Dr George Grey (sometimes spelled Gray), medical practitioner and naturalist at Cradock in the 1870's, should not be confused with George R. Grey* who was active in geology and exploration in the Transvaal and further north in the late 1890's.
Dr George Grey qualified as a licentiate of the Apothecaries' Society of London (LSA) in 1841. Later he studied medicine at Edinburgh and qualified as Doctor of Medicine (MD) and member of the Royal College of Surgeons of England (MRCS) in 1854. By 1862 he had settled in Cradock, Cape Colony, where he was attached to the British Army. He remained there for many years. In 1875 he applied for an appointment as district surgeon, but he was licensed to practice medicine in the Cape only in September 1879.
In January 1870 a letter from Grey was read at a meeting of the Albany Natural History Society in Grahamstown. It was accompanied by a collection of fossil fish remains from the coalfields of Newcastle, England, which he had received from two Englishmen, Dr Phillipson and T.P. Barkas, FGS. Grey also sent the society a piece of slate from Cradock which contained minute bivalve shells. (He should not be confused with the British zoologist, Dr [J.O.] Gray, FRS, who's opinions were often cited at meetings of the Albany Natural History Society in 1869). At a subsequent meeting of the society in October 1872 mention was made of a small sample of highly bituminous coal from the Stormberg near Cradock which Grey had sent to J. Hellier*.
Dr Grey published an account of "A climb up the Thebus Berg" (now Teebus, a mountain some 80 km north of Cradock) in the Cape Monthly Magazine (Series 2, 1871, Vol. 3, pp. 114-118). By this time he was a Fellow of the Geological Society of Edinburgh. Two geological communications by him, dating from 1870 and 1871, were sent to T.R. Jones* and added to the latter's collection of geological manuscripts pertaining to South Africa. The first of these dealt with fossils from Cradock and elsewhere. The second comprised specimens and notes and was communicated by Jones, under Grey's name, as "Remarks on some specimens from South Africa" to the Quarterly Journal of the Geological Society (1871, Vol. 27(1), pp. 49-52).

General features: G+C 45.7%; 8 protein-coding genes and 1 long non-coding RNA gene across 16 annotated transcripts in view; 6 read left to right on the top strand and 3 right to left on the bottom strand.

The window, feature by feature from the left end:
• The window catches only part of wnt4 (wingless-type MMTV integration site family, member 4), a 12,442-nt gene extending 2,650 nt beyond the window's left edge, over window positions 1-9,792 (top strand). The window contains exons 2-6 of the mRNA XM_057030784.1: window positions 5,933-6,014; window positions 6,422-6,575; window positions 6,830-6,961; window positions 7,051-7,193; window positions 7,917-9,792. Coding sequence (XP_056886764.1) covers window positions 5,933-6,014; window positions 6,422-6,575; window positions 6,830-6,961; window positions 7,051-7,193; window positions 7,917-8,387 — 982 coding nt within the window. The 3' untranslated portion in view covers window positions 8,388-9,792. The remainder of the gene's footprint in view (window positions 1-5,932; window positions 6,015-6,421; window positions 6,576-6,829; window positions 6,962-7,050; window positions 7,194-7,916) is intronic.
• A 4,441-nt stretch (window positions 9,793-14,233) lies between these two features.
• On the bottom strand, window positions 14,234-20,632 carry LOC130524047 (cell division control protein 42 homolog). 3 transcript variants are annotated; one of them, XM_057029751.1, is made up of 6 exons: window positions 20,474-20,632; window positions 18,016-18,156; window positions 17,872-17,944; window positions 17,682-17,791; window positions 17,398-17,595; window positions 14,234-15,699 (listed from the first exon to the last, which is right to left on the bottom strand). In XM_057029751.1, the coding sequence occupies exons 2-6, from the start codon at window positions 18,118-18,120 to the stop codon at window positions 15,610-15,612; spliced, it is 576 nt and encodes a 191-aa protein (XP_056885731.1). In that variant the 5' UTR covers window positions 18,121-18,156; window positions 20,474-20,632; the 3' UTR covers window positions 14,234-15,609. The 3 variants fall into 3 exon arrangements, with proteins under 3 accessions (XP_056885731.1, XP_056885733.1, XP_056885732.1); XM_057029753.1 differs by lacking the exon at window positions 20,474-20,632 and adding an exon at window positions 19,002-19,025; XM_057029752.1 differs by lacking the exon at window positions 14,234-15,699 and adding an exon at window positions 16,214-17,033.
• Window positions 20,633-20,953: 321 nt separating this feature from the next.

In 1874 Grey published a paper, "Herb poisoning at the Cape of Good Hope" in the Pharmaceutical Journal and Transactions (London), in which he alluded to an outbreak of tulip poisoning (Family Iridaceae) in the Middelburg district of the Cape. The poisonous nature of these plants was already well known at the time.
By the time that the British palaeontologist H.G. Seeley* visited South Africa in 1889 Dr Grey had died or left the colony, though he was still listed in the Medical and pharmacy register of the Cape in 1893. He was remembered for having found many fossils in the Tarka, a region north-east of Cradock. His donations to the Albany Museum included fossil vertebrae of Dicynodon from Cradock, other reptilian remains, and some plant fossils from Stormberg (near Molteno).
Grey was married to Mary Frances Cook (1839-1886), with whom he had a daughter and three sons. His youngest son was born at Cradock in 1872.